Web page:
|AMERICAN FLORAL QUILT MOTIF WITH PAISLEY PETALS.|
|CLOSE-UP OF BLUE PAISLEY WITH JAGGED EDGES.|
My first blog entry was the story of my mother's Aunt Flora who came one summer for an extended visit. Readers may remember that it was this woman who went shopping with me for a head scarf and selected a paisley because "a paisley is always good." She didn't, however, have an answer for me when I asked "What was a paisley?"
Aunt Flora had decided to make a floral patchwork quilt for my bed during her stay and had evidently worked out the pattern of almost 150 flowers with unrepeated floral print petals well before making the trip. However, she waited until she got to Detroit to buy the fabric, with the help of my mother.
Her selection of floral prints and their corresponding solid color companions took place at a small, local fabric store, I really can't remember where. But I do remember that the job was done with great efficiency and speed.
In recent years, I have used the quilt as a bedcover, frequently studying the 1950's patterns -- never even hoped to find a paisley. Then on a recent day, there it was, blue with a jagged border and three little red dots as inside filling, rather conventional little flowers as companions and all against a white ground. It seemed somewhat strange that there was only one paisley print. Perhaps the postwar paisley trend was just coming into its own and hadn't filtered down to inexpensive cotton yard goods.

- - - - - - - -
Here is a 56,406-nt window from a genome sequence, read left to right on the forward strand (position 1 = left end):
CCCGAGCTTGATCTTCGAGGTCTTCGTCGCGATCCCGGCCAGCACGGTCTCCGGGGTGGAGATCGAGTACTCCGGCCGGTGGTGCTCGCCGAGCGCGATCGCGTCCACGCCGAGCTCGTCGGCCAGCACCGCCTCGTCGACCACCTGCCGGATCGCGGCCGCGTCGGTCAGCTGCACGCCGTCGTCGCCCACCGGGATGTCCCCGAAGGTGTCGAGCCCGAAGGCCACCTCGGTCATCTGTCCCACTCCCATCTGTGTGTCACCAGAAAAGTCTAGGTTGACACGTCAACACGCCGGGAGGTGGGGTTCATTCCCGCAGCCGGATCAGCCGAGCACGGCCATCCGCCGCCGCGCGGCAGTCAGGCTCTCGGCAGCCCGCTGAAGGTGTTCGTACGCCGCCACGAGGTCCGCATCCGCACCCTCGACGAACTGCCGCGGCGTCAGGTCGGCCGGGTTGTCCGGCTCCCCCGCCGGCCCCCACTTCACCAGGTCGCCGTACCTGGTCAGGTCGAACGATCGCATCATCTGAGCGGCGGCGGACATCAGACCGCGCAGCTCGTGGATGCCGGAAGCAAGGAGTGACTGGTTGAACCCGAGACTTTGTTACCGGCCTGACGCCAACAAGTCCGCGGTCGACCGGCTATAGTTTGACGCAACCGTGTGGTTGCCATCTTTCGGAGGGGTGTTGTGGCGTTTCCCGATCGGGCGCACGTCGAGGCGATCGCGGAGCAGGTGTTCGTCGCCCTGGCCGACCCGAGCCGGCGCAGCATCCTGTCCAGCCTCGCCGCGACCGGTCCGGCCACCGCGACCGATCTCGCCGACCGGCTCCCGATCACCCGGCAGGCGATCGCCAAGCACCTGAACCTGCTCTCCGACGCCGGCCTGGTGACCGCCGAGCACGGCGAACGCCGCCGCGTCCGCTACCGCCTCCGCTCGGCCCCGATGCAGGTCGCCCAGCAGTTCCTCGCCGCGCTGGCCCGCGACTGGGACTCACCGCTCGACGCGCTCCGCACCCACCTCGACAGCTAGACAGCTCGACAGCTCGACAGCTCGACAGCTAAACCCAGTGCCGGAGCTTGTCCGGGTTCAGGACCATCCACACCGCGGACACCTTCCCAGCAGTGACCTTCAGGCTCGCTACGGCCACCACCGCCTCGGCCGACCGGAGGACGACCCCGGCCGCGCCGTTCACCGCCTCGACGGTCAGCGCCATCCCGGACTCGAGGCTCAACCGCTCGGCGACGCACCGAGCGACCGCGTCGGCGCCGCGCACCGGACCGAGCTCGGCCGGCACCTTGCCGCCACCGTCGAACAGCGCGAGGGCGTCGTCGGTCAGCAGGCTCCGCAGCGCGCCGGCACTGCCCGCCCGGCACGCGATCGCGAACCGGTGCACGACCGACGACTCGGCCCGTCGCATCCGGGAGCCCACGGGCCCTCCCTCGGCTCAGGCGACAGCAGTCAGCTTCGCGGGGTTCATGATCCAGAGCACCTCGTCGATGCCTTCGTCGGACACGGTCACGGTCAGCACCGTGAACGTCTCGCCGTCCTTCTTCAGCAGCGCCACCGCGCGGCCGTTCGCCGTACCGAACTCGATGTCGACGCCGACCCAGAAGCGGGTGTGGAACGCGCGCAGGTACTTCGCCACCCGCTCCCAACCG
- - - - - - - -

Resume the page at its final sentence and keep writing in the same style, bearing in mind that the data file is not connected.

The discovery prompted the recollection of the importance of American quilting as historical documentation -- of a family, an era, the fabric industry. From what was been observed, early American textiles were not the works of art that were produced in Europe and Asia at that time. However, the craftswomenship of quilting and embroidery of the 18th and 19th centuries is outstanding and historically important. One can look back at the milestone of the red-and-white quilt exhibit sponsored by the American Folk Art Museum in 2011, 650 quilts sensationally hung from the mile-high ceilings of the Park Avenue Armory. There is also the crazy quilt genre that seems to have created a 1880s American fad after people saw the Japanese Exhibit in the 1876 Philadelphia Centennial Exposition. And also of importance is the story of the "Underground Railroad Quilt Code" and the possibility that the display of these quilts offered messages for escaped slaves.
So, thank you Aunt Flora for the little paisley message that endures. JP